three people in the forest looking at a map

Photo provided by Wisconsin Wetlands Association, credit: Kyle Magyera

EMPOWERING PEOPLE WITH DISABILITIES

As a social worker at Women In Transition, Megan provides services to women with severe mental illness. Megan also hosts groups and workshops for the residents, including a Pride celebration with bingo cards to teach about the topic. “Ally is the first space on your bingo card, what does it mean to be an ally?” This simple game opened up conversations between the residents including how they can support the LGBTQ community.

two women sitting and smiling

Residents during the Pride celebration. Photo provided by Women in Transition.

SUPPORTING WOMEN, CHILDREN, AND FAMILIES

An employer was not paying farmworkers with H-2A visas correctly, confiscated their passports, and forced them to work 12-hour days, 7 days a week. Following a discrete meeting with the farmworkers, Legal Action of Wisconsin reported the employer to law enforcement and filed a federal civil complaint against the employer claiming unpaid wages, violations of migrant labor laws, and labor trafficking. The employer agreed to settle the case and the farmworkers received payment for hours worked and compensation for some of the abuses.

WORKING FOR A JUST, EQUITABLE SOCIETY

In 2024, Working Capital for Community Needs celebrates 40 years of providing access to microfinance for low-income entrepreneurs in Latin America. One entrepreneur is Rosa Melida Diaz from El Salvador who transitioned from selling tortillas as a child to managing a thriving business at 63 thanks to assistance from her husband and financing from WCCN’s partner ASEI. Presently, Rosa sells 1,000 tortillas daily, providing employment opportunities and ensuring stability for her family.

elderly hispanic woman making tortillas

Photo provided by Working Capital for Community Needs, credit: Michael Kienitz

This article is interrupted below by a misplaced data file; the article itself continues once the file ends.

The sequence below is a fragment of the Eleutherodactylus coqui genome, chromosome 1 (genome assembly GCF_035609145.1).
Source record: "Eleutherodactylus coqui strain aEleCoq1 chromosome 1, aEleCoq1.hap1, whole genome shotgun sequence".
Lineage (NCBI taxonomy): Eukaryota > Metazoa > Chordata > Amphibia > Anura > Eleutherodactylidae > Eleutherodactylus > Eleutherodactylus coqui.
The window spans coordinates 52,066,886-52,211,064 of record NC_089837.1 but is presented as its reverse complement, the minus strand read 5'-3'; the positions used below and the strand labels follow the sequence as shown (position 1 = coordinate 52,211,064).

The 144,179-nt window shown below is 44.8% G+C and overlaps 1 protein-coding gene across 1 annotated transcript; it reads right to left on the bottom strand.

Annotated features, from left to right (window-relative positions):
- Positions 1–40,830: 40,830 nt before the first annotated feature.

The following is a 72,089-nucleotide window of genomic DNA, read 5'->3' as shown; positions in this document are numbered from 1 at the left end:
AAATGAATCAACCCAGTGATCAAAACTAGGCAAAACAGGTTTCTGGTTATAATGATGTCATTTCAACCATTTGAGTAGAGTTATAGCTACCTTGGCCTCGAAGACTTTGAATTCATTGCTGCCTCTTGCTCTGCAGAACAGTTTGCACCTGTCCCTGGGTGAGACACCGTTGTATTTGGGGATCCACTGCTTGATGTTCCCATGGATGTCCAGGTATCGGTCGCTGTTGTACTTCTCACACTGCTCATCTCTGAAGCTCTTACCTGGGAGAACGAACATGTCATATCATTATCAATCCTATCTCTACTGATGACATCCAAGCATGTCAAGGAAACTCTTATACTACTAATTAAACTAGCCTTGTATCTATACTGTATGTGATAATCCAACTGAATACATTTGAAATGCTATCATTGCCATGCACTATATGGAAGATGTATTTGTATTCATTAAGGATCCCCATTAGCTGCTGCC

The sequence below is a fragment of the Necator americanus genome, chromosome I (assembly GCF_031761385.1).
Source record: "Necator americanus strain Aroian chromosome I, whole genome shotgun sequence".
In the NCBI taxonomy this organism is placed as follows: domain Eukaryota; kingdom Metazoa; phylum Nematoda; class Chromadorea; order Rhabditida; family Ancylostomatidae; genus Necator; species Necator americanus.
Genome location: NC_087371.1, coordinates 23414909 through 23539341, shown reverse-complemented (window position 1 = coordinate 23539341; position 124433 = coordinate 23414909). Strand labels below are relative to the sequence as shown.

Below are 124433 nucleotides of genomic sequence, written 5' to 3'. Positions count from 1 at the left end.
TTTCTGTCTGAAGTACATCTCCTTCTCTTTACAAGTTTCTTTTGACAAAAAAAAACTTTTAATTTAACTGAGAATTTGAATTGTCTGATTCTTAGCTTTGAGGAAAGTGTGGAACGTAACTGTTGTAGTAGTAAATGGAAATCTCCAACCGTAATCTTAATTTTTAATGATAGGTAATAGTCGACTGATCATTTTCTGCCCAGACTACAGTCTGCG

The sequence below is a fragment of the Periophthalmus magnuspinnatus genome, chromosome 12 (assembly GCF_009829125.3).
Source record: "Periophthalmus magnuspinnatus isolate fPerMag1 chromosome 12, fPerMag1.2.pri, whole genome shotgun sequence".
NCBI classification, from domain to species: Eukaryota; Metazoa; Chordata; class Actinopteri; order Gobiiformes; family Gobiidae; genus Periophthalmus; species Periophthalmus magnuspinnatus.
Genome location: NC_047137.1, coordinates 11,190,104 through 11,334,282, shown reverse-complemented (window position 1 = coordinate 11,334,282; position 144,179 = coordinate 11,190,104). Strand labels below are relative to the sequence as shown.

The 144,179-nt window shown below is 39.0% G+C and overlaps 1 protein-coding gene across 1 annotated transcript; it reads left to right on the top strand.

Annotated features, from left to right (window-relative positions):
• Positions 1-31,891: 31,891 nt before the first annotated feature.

ENSURING AFFORDABLE, ACCESSIBLE HOUSING

With five home sales in 2023, Madison Area Community Land Trust was able to support five very low-income families on their journey to homeownership. To date, MACLT has assisted 123 low-income families in achieving homeownership. “As a single-income family of six people, we would normally be unable to afford a house in Madison. Our MACLT condo has given us a beautiful neighborhood to live in, with wide open shared yards for my children to play in.”

house with wild garden in the front

Photo provided by Madison Area Community Land Trust, credit: Amber Kolner

female graduate holding baby with two women on either side

Photo provided by Wisconsin Literacy, credit: Jake Gorges

Looking Ahead

As we look ahead we are sharpening our focus on staff and organizational well-being. Last year, we announced our partnership with CORE, an organization that provides nonprofits with funding to support individual and organizational wellness. Our CORE Wellness Roundtables will begin this summer with a group of members interested in discussing where wellness exists, both in member organizations and in the industry at large, and where there is room to expand our efforts.

We are also focused on the well-being of CSW as an organization. With that in mind, we look forward to continuing the implementation of the guidance provided by our strategic planning partner Elevate Together to strengthen CSW’s procedures and processes through staff, board, and committee work. This requires the organization to continue to develop clarity around its mission and goals in an ever?changing philanthropic landscape. As this world moves and changes quickly, we hope to continue to build a sustainable organization that prioritizes strong community partnerships and relationships, the health and wellness of our staff, and deepening our social justice analysis and praxis.